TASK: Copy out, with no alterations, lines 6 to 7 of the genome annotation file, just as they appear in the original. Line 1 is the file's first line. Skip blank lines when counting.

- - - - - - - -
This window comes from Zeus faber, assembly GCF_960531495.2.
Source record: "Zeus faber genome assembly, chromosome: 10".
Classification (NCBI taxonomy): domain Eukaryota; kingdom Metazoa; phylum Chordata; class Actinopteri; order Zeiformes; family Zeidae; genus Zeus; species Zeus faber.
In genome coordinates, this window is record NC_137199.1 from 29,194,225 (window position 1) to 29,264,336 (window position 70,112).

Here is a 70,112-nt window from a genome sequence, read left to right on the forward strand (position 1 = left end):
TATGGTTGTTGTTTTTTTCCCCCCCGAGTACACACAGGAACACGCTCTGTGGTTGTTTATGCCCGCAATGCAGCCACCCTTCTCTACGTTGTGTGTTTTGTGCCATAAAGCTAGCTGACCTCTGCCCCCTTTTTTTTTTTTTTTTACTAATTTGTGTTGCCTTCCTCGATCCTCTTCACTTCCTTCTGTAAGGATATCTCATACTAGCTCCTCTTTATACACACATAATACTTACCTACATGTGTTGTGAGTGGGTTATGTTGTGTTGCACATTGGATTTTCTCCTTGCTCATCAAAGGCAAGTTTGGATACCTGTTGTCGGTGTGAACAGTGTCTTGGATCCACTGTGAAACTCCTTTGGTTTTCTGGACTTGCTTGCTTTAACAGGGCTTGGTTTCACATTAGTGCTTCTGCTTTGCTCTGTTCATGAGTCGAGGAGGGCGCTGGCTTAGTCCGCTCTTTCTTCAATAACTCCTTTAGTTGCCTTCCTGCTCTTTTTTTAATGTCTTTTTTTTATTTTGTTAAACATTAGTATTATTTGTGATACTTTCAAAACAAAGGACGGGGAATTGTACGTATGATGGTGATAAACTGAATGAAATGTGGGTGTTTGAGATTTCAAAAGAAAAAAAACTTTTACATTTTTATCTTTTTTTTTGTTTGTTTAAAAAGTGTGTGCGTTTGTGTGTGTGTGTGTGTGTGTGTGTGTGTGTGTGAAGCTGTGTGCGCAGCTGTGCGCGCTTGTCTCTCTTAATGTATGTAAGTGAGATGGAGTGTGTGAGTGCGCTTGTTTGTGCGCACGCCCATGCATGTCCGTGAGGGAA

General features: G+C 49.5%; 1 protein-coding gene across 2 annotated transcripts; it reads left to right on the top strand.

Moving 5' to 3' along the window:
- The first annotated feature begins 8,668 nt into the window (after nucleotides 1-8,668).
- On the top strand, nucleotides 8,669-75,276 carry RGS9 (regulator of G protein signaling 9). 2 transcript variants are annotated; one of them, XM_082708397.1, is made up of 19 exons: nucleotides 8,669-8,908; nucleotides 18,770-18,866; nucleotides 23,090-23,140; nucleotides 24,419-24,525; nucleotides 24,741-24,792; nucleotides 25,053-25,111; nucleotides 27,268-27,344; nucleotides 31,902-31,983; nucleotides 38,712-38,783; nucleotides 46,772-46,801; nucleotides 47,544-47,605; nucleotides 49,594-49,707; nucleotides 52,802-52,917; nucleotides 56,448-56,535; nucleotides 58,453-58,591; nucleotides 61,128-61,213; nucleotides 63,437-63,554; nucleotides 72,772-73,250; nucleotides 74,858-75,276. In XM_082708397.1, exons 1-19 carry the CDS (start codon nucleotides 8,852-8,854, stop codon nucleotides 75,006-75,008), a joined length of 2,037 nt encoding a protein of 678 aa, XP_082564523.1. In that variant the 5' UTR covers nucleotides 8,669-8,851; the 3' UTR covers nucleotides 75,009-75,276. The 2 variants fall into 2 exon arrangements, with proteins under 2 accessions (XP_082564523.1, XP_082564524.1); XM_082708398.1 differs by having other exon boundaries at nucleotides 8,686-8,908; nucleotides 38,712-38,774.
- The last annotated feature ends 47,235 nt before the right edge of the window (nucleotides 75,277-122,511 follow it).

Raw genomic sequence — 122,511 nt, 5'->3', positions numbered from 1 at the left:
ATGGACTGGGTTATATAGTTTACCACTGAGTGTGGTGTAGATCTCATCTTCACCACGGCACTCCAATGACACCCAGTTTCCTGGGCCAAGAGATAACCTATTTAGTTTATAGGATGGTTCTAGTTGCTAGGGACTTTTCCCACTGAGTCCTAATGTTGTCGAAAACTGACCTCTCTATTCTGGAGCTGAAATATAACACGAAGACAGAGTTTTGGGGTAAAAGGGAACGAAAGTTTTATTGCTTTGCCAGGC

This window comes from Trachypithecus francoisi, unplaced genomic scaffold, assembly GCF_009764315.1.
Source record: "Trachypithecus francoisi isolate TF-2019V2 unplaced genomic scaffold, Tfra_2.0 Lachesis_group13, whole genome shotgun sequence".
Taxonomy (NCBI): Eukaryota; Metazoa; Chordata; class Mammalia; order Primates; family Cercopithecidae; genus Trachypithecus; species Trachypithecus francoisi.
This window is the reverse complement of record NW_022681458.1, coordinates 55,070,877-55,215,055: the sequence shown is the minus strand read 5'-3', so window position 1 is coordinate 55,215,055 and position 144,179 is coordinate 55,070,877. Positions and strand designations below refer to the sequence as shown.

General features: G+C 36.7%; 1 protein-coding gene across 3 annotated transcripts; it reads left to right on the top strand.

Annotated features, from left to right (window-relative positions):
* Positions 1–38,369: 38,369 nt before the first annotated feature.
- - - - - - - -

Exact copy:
TATGGTTGTTGTTTTTTTCCCCCCCGAGTACACACAGGAACACGCTCTGTGGTTGTTTATGCCCGCAATGCAGCCACCCTTCTCTACGTTGTGTGTTTTGTGCCATAAAGCTAGCTGACCTCTGCCCCCTTTTTTTTTTTTTTTTACTAATTTGTGTTGCCTTCCTCGATCCTCTTCACTTCCTTCTGTAAGGATATCTCATACTAGCTCCTCTTTATACACACATAATACTTACCTACATGTGTTGTGAGTGGGTTATGTTGTGTTGCACATTGGATTTTCTCCTTGCTCATCAAAGGCAAGTTTGGATACCTGTTGTCGGTGTGAACAGTGTCTTGGATCCACTGTGAAACTCCTTTGGTTTTCTGGACTTGCTTGCTTTAACAGGGCTTGGTTTCACATTAGTGCTTCTGCTTTGCTCTGTTCATGAGTCGAGGAGGGCGCTGGCTTAGTCCGCTCTTTCTTCAATAACTCCTTTAGTTGCCTTCCTGCTCTTTTTTTAATGTCTTTTTTTTATTTTGTTAAACATTAGTATTATTTGTGATACTTTCAAAACAAAGGACGGGGAATTGTACGTATGATGGTGATAAACTGAATGAAATGTGGGTGTTTGAGATTTCAAAAGAAAAAAAACTTTTACATTTTTATCTTTTTTTTTGTTTGTTTAAAAAGTGTGTGCGTTTGTGTGTGTGTGTGTGTGTGTGTGTGTGTGTGTGAAGCTGTGTGCGCAGCTGTGCGCGCTTGTCTCTCTTAATGTATGTAAGTGAGATGGAGTGTGTGAGTGCGCTTGTTTGTGCGCACGCCCATGCATGTCCGTGAGGGAA

General features: G+C 49.5%; 1 protein-coding gene across 2 annotated transcripts; it reads left to right on the top strand.